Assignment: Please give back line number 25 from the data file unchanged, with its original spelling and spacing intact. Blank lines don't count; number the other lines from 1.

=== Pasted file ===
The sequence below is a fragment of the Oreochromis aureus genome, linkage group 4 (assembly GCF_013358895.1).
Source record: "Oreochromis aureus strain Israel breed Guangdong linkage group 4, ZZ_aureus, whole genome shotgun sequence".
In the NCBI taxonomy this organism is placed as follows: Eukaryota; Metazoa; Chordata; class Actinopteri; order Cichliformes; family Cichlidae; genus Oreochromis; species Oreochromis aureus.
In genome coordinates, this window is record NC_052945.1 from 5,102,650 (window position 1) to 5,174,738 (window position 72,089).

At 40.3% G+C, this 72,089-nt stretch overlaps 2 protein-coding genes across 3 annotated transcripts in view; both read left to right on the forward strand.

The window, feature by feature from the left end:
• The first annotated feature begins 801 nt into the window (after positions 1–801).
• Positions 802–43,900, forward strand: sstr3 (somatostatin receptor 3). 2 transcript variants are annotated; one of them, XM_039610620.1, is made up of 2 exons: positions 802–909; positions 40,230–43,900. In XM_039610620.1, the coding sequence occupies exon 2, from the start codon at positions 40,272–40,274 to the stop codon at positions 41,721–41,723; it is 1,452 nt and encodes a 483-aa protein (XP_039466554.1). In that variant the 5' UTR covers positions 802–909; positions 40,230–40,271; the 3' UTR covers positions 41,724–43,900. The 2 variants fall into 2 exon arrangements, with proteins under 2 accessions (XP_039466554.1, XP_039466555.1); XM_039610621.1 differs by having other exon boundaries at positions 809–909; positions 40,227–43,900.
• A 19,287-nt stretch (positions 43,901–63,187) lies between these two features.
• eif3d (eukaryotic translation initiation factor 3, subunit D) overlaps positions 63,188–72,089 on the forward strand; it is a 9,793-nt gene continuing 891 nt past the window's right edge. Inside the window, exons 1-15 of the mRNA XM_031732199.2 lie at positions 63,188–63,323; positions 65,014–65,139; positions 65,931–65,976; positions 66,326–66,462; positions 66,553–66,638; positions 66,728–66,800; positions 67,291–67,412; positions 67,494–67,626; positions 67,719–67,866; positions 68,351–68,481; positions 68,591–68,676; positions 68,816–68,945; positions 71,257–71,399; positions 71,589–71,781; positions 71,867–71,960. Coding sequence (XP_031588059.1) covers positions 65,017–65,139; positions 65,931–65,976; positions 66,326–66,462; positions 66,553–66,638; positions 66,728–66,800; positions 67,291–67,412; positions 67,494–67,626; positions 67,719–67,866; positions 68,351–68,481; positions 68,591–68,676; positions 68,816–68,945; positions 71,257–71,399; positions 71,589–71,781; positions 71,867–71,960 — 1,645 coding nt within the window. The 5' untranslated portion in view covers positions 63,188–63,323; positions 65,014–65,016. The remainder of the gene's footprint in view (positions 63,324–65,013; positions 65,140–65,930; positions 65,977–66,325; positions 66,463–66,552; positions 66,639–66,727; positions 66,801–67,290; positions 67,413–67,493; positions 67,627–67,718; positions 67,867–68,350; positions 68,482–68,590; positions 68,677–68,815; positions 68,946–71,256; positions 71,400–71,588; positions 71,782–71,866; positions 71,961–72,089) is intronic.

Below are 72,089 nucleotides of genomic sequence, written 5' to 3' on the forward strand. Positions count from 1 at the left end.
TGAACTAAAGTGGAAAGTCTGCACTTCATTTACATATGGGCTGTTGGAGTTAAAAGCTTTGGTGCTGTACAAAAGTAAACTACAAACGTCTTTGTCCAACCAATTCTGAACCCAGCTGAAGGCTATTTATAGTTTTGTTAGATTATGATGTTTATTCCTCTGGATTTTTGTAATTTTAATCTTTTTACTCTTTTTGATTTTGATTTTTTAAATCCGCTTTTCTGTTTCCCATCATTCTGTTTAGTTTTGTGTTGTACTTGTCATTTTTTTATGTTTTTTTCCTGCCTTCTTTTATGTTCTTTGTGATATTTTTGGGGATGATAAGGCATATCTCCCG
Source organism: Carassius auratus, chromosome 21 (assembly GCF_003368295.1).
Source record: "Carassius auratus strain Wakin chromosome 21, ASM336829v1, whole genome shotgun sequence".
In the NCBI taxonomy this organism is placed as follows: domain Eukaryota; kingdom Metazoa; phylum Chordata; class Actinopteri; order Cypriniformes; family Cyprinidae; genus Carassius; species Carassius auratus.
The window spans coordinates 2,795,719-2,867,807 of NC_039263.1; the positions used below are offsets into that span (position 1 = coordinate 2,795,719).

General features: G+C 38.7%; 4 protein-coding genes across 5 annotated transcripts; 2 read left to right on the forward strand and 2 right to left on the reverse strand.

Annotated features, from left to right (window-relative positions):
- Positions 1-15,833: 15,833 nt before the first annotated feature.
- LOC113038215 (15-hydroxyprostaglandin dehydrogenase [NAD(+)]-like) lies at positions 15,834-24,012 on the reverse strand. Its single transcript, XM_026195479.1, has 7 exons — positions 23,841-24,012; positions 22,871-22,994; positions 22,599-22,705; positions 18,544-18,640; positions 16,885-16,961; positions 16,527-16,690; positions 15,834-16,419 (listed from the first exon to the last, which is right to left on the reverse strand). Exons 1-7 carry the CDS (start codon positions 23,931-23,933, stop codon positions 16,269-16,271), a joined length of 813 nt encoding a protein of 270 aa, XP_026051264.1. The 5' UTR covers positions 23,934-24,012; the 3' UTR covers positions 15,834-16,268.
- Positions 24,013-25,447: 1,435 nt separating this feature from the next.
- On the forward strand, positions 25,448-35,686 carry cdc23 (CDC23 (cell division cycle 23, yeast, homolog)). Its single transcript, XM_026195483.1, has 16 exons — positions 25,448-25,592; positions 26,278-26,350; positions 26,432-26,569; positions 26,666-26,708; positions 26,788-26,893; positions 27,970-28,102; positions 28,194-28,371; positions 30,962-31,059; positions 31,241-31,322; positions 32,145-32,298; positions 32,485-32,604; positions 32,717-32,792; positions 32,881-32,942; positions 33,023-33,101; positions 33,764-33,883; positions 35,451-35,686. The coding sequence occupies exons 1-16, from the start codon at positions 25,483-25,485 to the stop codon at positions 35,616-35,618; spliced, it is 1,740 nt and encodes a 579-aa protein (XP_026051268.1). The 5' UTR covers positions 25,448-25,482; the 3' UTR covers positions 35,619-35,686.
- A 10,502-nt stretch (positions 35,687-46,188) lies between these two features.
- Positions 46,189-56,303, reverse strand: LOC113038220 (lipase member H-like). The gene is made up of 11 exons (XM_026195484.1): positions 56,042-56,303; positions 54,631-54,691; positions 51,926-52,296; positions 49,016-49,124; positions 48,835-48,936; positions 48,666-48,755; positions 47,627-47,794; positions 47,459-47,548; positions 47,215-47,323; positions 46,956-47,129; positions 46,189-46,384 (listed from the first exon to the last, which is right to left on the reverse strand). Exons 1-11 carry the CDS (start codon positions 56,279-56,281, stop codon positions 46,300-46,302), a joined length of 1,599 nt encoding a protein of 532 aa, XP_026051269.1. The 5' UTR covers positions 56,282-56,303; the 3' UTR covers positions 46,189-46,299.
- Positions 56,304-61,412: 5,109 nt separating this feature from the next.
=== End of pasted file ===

- Positions 56,304-61,412: 5,109 nt separating this feature from the next.